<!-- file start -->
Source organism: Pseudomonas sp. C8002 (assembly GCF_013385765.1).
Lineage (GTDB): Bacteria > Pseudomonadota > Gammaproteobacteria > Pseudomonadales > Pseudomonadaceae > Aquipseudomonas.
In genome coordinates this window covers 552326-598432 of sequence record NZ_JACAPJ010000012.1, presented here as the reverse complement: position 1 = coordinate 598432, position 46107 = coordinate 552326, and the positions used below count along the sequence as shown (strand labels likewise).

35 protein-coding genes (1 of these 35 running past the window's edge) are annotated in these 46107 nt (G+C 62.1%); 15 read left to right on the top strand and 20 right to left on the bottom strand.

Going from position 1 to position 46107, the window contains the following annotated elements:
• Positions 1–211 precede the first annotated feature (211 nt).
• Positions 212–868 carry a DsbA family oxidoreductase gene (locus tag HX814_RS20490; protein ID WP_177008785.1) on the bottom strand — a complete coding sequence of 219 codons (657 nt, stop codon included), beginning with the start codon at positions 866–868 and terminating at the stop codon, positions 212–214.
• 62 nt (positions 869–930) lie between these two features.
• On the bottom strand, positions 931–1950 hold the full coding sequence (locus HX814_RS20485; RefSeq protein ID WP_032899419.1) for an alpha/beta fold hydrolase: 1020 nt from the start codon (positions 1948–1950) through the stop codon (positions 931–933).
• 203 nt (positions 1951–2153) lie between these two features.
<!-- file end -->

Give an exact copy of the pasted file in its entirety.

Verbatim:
Source organism: Pseudomonas sp. C8002 (assembly GCF_013385765.1).
Lineage (GTDB): Bacteria > Pseudomonadota > Gammaproteobacteria > Pseudomonadales > Pseudomonadaceae > Aquipseudomonas.
In genome coordinates this window covers 552326-598432 of sequence record NZ_JACAPJ010000012.1, presented here as the reverse complement: position 1 = coordinate 598432, position 46107 = coordinate 552326, and the positions used below count along the sequence as shown (strand labels likewise).

35 protein-coding genes (1 of these 35 running past the window's edge) are annotated in these 46107 nt (G+C 62.1%); 15 read left to right on the top strand and 20 right to left on the bottom strand.

Going from position 1 to position 46107, the window contains the following annotated elements:
• Positions 1–211 precede the first annotated feature (211 nt).
• Positions 212–868 carry a DsbA family oxidoreductase gene (locus tag HX814_RS20490; protein ID WP_177008785.1) on the bottom strand — a complete coding sequence of 219 codons (657 nt, stop codon included), beginning with the start codon at positions 866–868 and terminating at the stop codon, positions 212–214.
• 62 nt (positions 869–930) lie between these two features.
• On the bottom strand, positions 931–1950 hold the full coding sequence (locus HX814_RS20485; RefSeq protein ID WP_032899419.1) for an alpha/beta fold hydrolase: 1020 nt from the start codon (positions 1948–1950) through the stop codon (positions 931–933).
• 203 nt (positions 1951–2153) lie between these two features.